SpaceX’s next Dragon passengers will have to wait a little longer to get off the ground.
SpaceX and NASA will launch Crew-5, their next crewed mission to the International Space Station, no earlier than September 29, according to a NASA statement (opens in a new tab) released Thursday (July 21). The delay will cause the mission to slip behind the next launch of astronauts on a Russian Soyuz vehicle.
“A late September launch will allow SpaceX to complete hardware processing and mission teams will continue to assess the launch date based on the space station’s spacecraft visit schedule,” NASA officials wrote.
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Crew-5 includes NASA astronauts Nicole Mann and Josh Cassada, Japanese astronaut Koichi Wakata and Russian cosmonaut Anna Kikina.
The flight will be a crucial milestone for NASA, which has long argued for “crew swaps” in which Russian cosmonauts fly on NASA’s commercially procured missions and NASA astronauts continue to ride on Russian Soyuz capsules.
After long negotiations, NASA announced last week that Crew-5 will be the first SpaceX flight to carry a cosmonaut. NASA and the Russian space agency Roscosmos have also agreed that cosmonaut Andrei Fedyaev will fly on Crew-6, which is currently aiming for a spring launch. Meanwhile, NASA astronauts Frank Rubio and Loral O’Hara will fly on Soyuz missions in the coming months.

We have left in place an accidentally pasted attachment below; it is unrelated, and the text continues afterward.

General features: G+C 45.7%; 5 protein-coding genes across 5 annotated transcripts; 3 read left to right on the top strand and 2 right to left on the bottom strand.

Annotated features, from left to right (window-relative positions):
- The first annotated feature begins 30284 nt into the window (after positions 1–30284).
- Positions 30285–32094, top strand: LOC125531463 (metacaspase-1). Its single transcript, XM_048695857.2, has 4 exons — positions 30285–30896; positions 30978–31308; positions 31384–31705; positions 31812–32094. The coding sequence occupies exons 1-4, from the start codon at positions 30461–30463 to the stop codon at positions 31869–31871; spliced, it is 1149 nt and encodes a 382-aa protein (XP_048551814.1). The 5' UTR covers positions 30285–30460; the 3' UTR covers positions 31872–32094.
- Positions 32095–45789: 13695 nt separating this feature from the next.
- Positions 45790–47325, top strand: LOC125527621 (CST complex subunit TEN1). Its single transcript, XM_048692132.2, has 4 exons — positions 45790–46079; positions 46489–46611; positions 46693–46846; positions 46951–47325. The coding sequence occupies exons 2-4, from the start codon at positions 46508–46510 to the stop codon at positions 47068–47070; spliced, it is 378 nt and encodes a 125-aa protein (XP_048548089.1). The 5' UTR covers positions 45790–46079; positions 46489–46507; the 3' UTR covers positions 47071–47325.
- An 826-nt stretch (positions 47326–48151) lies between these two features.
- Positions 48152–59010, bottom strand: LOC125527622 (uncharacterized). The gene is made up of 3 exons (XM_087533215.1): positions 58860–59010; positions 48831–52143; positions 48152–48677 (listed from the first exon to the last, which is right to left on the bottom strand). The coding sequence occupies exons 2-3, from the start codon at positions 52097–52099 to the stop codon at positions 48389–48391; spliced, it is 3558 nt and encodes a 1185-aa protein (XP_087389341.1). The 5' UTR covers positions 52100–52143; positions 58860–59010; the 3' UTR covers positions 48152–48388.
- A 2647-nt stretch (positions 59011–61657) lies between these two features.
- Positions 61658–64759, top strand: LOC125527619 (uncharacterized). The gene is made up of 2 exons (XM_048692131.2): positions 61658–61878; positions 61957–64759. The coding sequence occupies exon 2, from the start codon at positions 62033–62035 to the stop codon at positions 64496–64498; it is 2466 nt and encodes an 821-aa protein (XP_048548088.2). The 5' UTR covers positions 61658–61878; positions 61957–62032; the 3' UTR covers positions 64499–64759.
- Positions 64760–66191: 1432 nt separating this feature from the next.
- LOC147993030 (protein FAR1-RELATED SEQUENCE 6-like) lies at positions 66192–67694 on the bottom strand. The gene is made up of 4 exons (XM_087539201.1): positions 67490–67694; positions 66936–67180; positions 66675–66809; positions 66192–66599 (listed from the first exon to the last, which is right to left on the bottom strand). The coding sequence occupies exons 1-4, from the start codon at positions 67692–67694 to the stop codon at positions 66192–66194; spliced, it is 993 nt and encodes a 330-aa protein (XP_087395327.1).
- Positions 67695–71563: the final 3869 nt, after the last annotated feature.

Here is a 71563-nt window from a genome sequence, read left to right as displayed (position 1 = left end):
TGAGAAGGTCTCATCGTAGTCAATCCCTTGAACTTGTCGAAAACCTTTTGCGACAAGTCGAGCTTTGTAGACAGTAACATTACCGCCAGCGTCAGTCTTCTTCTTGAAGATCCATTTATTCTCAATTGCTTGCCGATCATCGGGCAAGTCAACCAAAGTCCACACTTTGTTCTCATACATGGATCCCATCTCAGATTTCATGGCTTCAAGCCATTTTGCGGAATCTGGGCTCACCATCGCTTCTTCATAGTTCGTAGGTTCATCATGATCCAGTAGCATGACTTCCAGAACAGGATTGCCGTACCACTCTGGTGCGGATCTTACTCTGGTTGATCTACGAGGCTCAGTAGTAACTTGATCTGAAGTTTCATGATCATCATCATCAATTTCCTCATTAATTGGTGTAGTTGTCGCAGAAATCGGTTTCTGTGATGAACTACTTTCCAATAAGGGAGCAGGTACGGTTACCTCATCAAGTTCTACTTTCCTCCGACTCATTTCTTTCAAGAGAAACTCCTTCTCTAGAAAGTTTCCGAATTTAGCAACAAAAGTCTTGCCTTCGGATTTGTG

The new schedule for Crew-5 means the vehicles will change launch sites as well as passengers.
The Crew-5 mission had previously aimed to arrive at the orbital laboratory earlier in September. Under the new plan, instead of Crew-5 replacing the Crew-4 astronauts currently in orbit before the next Soyuz launch, the Soyuz crews will rotate first. The launch of the next Soyuz and return of the current Soyuz crew is scheduled to take place between September 16 and September 30, according to NASA.
In addition to the schedule update, NASA and SpaceX also offered details about the rocket and capsule that will fly Crew-5.
The mission will use the Dragon capsule Endurance, which also carried Crew-3 for a November 2021 launch; the capsule returned to Earth from that flight in early May. Although SpaceX routinely denies its hardware, NASA noted that this flight will mark a new milestone; it will be the first commercial crew flight to have four veteran Draco engines to power the capsule, without new so-called forward Draco engines. The teams are also replacing the capsule’s heat shield, parachutes and pod panels, according to the statement.
Endurance will launch atop a brand new Falcon 9 booster, but mission personnel still have some issues to address on that end as well. The booster sustained some damage during its journey from the SpaceX manufacturing center in California to a test facility in Texas, according to the statement. Consequently, the company replaces both the intermediate stage, which connects the first and second stage, and some instruments.
Both SpaceX and NASA are confident about the booster, which underwent a series of tests to ensure there was no damage beyond the intermediate stage segment; additional tests will also take place after all replacements are completed, according to the statement.